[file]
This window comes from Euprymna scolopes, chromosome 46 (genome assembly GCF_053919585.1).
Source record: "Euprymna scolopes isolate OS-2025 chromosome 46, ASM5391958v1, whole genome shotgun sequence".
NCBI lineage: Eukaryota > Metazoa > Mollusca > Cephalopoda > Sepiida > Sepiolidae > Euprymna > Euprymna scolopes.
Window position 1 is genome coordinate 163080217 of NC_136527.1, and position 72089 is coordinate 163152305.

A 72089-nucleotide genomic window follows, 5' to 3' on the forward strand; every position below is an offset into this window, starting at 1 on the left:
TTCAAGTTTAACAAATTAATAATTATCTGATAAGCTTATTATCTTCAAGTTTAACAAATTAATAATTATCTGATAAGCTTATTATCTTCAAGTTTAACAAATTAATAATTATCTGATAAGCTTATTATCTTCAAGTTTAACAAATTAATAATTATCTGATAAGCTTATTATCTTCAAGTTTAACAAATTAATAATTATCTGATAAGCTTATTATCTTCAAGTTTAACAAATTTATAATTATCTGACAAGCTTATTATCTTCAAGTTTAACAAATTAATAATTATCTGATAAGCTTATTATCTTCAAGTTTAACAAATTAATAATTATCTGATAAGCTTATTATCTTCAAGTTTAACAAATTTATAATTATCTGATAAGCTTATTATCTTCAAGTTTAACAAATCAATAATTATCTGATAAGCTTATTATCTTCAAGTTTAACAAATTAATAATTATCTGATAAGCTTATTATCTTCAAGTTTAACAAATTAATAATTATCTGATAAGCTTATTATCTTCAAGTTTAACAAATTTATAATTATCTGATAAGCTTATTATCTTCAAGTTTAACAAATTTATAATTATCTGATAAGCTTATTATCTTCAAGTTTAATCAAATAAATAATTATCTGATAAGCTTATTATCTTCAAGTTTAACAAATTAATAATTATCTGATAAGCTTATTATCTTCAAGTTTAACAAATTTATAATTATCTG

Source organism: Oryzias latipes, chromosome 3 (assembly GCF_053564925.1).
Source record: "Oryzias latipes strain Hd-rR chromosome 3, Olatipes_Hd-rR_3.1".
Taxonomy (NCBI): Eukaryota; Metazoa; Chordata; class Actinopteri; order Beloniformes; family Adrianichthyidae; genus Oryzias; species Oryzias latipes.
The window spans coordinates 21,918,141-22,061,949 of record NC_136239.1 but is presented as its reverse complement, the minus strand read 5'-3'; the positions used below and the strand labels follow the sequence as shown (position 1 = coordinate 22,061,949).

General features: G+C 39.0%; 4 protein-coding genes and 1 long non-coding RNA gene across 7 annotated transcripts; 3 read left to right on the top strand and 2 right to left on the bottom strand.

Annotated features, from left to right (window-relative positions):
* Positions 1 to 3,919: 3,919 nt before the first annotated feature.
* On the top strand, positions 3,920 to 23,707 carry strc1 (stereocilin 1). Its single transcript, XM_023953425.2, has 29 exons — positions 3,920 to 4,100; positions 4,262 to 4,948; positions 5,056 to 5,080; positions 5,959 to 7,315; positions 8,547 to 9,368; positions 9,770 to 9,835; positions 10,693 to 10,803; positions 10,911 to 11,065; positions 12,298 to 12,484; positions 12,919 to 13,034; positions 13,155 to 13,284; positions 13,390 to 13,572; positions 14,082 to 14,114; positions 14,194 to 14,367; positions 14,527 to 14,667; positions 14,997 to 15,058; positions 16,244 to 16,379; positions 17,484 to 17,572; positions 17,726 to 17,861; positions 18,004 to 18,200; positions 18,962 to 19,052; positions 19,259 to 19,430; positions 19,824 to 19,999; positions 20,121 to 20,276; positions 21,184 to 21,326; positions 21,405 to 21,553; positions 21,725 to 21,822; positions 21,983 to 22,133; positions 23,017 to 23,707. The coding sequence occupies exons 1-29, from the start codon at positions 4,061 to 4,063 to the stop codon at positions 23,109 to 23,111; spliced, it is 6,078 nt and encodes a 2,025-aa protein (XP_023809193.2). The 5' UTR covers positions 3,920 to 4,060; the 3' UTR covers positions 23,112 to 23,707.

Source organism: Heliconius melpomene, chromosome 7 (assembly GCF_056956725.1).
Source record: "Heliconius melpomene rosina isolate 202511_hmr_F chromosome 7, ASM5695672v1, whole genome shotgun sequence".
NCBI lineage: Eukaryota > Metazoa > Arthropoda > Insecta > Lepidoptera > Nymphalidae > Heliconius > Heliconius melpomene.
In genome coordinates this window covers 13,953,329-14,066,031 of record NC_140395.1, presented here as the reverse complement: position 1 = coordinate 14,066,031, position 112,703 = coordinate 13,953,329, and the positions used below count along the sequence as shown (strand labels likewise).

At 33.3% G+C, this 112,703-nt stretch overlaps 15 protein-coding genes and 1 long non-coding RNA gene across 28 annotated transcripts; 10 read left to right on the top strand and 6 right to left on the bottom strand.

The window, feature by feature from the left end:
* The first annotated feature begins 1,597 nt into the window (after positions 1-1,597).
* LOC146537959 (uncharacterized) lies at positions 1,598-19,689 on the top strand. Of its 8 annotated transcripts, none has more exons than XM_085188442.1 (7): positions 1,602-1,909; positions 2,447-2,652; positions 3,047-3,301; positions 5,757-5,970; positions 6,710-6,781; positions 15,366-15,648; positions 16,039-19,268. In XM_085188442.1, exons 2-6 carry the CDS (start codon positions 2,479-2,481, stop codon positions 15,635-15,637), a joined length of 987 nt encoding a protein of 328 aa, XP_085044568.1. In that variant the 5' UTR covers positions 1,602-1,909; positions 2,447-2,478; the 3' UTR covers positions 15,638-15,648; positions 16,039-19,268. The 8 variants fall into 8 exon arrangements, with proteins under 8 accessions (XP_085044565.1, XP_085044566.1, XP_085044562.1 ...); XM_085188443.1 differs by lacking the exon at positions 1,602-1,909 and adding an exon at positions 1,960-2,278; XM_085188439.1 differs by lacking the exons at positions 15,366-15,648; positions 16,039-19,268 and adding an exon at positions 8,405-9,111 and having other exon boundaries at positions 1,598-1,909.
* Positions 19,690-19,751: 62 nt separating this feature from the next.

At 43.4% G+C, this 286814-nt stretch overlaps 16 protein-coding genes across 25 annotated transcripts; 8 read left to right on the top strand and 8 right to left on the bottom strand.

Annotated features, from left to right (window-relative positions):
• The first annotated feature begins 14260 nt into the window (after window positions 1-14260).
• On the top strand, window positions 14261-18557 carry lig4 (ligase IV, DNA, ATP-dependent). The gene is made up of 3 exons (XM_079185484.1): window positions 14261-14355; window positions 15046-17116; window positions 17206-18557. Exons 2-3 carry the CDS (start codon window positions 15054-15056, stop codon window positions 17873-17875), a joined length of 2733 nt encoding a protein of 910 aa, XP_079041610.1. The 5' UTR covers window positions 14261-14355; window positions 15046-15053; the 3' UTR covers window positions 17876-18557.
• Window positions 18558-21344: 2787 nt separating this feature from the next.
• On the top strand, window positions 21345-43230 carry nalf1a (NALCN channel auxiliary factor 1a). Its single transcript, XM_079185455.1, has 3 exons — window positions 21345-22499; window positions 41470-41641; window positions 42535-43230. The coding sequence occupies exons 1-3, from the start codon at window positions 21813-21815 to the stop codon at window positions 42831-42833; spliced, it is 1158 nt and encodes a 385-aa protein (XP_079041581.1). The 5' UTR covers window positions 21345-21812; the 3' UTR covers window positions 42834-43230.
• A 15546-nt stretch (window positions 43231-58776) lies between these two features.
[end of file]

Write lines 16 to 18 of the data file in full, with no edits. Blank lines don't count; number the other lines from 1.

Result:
Source record: "Heliconius melpomene rosina isolate 202511_hmr_F chromosome 7, ASM5695672v1, whole genome shotgun sequence".
NCBI lineage: Eukaryota > Metazoa > Arthropoda > Insecta > Lepidoptera > Nymphalidae > Heliconius > Heliconius melpomene.
In genome coordinates this window covers 13,953,329-14,066,031 of record NC_140395.1, presented here as the reverse complement: position 1 = coordinate 14,066,031, position 112,703 = coordinate 13,953,329, and the positions used below count along the sequence as shown (strand labels likewise).